Mr. L B Stone, of Prior's Station, was in town on Thursday, and says things are beating smothly in his beat. Mr. Stone is depot agent at Prior's Station, and the cleverest one we ever saw. There is more of life in him than a dozen mortals. He lives ten years to one, and if providence smiles on him till good old age, at that rate he will outlive Methuselab. Like Oxensterna of old, he pulls off his cares with his clothes at night -- only he never puts them on in the morning - we mean his cares. We nominate Mr. Stone for matrimony - there will be no opponent.
Mr. A L Davis, our clever watchmarker and jeweler, who has been absent some weeks, has returned, and located South of the Court House, where he is prepared to do all kinds of work in his line.
By reference to advertisment it will be seen that the Cherokee Iron Company have postponed the sale of Water Power on Cedar Creek, to the 17th instant.
We call the attention of the traveling public to the card of the Fulton House, Atlanta. Mr. Cora knows how to keep a hotel, and his charges are very moderate.
Now is the time to make money by selling old castings. The Cherokee Iron Co. will pay one dollar, in trade, for every hundred pounds delivered at the Foundry.
A protracted meeting has been going on at the the Baptist church in this place all this week. Large congregations and much interest manifested. The pastor, Mr. Brown, is a faithful worker. We hope his efforts will be productive of much good to the cause of Christianity.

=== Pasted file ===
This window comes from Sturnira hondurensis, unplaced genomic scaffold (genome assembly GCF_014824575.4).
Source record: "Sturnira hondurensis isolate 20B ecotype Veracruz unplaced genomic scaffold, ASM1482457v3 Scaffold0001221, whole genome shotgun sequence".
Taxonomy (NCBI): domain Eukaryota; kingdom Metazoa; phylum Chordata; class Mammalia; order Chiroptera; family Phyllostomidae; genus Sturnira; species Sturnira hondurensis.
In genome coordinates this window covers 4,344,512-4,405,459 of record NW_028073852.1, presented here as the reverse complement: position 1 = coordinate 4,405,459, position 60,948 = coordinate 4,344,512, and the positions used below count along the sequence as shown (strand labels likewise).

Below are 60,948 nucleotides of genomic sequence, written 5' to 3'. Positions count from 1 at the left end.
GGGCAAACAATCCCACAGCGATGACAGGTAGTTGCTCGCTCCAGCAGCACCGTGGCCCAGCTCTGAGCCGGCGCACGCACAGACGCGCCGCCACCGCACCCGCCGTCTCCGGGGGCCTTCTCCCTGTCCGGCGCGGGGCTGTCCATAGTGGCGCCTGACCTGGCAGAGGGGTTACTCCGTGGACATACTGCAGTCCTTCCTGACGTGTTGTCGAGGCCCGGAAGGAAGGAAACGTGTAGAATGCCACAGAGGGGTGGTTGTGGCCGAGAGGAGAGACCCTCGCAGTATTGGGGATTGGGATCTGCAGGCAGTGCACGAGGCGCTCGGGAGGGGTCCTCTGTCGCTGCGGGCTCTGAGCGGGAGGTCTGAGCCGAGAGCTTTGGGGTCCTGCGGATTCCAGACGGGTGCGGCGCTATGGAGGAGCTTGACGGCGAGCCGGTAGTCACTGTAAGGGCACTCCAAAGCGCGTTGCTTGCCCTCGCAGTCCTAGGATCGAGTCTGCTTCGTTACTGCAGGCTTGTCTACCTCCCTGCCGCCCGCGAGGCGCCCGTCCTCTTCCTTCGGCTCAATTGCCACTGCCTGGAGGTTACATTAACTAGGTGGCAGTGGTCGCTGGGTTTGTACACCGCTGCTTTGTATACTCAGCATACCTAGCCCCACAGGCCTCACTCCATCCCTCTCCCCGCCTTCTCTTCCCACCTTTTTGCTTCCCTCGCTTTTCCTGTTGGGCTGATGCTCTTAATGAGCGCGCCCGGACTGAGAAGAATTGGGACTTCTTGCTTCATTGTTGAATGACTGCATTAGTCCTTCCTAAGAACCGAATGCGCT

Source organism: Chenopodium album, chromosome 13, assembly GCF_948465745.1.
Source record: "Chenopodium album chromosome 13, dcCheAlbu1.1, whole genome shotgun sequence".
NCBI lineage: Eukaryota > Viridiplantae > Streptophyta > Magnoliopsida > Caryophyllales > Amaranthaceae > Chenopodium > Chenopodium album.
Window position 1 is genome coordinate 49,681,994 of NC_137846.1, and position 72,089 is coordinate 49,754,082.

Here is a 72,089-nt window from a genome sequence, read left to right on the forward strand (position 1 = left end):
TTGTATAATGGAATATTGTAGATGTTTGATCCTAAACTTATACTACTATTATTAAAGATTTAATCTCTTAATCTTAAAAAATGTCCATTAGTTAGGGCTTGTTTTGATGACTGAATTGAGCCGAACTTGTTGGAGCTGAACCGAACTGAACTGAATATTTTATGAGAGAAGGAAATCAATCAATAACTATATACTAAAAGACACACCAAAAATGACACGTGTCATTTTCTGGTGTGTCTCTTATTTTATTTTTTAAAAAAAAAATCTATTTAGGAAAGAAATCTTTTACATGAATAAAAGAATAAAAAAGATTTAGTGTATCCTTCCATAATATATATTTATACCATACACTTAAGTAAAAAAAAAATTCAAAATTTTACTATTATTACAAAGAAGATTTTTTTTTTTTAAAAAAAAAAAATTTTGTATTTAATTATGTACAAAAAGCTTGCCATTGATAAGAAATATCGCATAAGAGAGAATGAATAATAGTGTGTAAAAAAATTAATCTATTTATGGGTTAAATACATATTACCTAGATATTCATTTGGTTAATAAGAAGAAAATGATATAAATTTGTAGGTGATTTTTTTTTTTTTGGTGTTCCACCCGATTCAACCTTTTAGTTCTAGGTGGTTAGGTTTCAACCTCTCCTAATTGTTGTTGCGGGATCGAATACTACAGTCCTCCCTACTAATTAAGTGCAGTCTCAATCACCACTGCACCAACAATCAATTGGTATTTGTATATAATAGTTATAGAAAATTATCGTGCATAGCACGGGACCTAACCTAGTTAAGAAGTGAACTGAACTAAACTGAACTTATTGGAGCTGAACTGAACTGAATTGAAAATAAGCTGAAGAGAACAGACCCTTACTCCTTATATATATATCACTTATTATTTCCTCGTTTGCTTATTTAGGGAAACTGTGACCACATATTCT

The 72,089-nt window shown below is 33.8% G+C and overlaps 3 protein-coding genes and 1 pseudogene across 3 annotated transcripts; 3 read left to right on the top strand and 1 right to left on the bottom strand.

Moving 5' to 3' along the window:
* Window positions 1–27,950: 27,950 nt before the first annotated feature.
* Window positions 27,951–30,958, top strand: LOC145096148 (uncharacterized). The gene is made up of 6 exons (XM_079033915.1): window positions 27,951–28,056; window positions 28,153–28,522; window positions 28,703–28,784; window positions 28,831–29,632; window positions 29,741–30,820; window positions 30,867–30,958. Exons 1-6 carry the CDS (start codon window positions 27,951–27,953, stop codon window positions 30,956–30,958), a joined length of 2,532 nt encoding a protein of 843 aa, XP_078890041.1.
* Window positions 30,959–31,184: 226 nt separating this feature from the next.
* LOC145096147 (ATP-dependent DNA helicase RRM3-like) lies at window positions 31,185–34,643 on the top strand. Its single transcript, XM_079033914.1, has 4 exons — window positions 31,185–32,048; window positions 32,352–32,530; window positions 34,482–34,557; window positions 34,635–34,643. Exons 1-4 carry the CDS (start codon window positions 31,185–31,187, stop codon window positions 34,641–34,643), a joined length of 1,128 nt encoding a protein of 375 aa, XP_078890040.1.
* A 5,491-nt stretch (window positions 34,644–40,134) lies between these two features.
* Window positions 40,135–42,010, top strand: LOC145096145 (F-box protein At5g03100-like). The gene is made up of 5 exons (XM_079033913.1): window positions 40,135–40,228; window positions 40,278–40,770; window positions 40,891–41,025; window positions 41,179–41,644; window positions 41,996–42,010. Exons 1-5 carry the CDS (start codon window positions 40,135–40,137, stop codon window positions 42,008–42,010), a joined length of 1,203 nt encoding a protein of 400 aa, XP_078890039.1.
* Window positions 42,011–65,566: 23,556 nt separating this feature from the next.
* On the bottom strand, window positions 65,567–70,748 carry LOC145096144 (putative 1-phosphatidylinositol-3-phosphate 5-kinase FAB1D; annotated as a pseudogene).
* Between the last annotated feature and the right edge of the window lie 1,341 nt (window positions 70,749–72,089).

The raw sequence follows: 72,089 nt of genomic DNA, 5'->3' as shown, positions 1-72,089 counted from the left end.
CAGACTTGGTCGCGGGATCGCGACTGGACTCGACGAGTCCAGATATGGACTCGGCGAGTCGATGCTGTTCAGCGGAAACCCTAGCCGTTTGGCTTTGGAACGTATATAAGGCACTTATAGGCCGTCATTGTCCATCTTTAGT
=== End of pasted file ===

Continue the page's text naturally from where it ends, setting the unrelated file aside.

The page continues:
A primary meeting of "polk County Guards" was held at the court house on last Wednesday, preparatory to permanent organization and election of officers. Some discussion ensued as to name, uniform, etc. Our young men are in earnest in this matter, and will endeavor to be fully organized and equiped in time for the State Fair in October.
Our new Court House fence is completed - the last touch of the painter's brush having been applied, and we fearlessly assert that a more substantial, durable wooden fence can't be found anywhere. Judge Brewer, Mr. Enlows, the contractor, and Mr. Ranger, the painter, and all concerned, deserve great credit for its appearence. Next week Superior Court convenes, and a great many people will be in town, and we predict that Judge Brewer will keep a sharp lookout, and woe unto the man who "whittles" on that fence.
We have information which we consider reliable, that the Cherokee Railroad case has been postponed to some time in September, which is a source of regret to all of our people.